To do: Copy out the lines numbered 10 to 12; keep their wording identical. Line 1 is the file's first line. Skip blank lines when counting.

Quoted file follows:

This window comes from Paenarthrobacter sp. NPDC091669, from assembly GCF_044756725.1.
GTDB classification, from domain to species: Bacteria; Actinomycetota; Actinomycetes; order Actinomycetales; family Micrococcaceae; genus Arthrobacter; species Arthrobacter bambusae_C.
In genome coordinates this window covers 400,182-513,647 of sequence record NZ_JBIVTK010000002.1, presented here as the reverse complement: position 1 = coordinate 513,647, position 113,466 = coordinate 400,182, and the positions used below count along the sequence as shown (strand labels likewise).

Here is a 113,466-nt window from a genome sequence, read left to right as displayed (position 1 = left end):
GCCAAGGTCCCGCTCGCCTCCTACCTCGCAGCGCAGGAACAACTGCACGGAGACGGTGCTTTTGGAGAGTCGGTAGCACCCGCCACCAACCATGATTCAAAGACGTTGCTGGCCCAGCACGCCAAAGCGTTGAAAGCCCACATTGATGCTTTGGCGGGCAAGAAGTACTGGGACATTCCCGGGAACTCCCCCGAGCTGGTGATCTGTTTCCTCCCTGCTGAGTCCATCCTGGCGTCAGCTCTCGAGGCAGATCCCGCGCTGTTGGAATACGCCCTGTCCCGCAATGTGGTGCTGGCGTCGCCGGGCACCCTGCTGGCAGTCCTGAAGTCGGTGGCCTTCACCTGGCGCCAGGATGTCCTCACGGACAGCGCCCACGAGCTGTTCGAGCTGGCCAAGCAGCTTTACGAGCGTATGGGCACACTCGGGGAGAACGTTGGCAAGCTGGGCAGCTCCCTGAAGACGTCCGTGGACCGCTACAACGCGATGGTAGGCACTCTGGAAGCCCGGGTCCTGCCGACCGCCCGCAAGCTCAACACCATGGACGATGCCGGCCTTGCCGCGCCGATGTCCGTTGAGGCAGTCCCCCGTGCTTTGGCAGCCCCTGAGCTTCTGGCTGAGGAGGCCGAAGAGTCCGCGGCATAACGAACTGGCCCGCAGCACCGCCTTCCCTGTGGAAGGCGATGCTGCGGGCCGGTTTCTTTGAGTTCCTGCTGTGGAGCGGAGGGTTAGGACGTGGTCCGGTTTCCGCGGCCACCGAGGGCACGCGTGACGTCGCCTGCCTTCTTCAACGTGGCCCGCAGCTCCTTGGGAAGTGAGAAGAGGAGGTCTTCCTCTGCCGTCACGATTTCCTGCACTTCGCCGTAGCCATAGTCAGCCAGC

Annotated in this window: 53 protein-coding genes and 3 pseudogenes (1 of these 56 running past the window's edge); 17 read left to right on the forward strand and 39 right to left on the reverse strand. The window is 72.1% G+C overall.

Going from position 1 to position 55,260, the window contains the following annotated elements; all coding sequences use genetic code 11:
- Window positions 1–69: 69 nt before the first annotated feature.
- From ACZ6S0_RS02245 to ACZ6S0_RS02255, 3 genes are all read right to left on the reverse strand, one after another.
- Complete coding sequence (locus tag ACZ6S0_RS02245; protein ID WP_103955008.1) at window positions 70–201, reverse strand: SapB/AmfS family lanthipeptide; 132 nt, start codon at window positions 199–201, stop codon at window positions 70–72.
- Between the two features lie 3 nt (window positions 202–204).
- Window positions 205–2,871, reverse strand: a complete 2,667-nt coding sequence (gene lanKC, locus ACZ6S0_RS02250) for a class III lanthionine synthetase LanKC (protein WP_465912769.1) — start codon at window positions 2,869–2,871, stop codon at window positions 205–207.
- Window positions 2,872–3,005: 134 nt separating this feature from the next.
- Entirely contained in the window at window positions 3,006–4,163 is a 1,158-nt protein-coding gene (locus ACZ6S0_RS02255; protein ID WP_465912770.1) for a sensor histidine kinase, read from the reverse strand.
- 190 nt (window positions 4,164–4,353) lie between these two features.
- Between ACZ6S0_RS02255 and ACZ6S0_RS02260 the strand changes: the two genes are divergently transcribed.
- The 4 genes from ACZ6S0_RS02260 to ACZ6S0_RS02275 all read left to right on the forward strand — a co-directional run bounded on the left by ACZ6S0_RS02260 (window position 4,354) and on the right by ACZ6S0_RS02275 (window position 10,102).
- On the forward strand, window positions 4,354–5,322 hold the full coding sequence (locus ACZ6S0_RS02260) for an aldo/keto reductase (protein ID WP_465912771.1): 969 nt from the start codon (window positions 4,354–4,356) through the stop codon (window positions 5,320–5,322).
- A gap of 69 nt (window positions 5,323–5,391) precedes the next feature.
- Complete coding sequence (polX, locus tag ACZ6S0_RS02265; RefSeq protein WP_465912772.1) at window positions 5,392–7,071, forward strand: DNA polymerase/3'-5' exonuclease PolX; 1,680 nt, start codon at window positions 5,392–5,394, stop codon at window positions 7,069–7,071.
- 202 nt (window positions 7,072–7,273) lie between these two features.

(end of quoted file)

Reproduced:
- Complete coding sequence (locus tag ACZ6S0_RS02245; protein ID WP_103955008.1) at window positions 70–201, reverse strand: SapB/AmfS family lanthipeptide; 132 nt, start codon at window positions 199–201, stop codon at window positions 70–72.
- Between the two features lie 3 nt (window positions 202–204).
- Window positions 205–2,871, reverse strand: a complete 2,667-nt coding sequence (gene lanKC, locus ACZ6S0_RS02250) for a class III lanthionine synthetase LanKC (protein WP_465912769.1) — start codon at window positions 2,869–2,871, stop codon at window positions 205–207.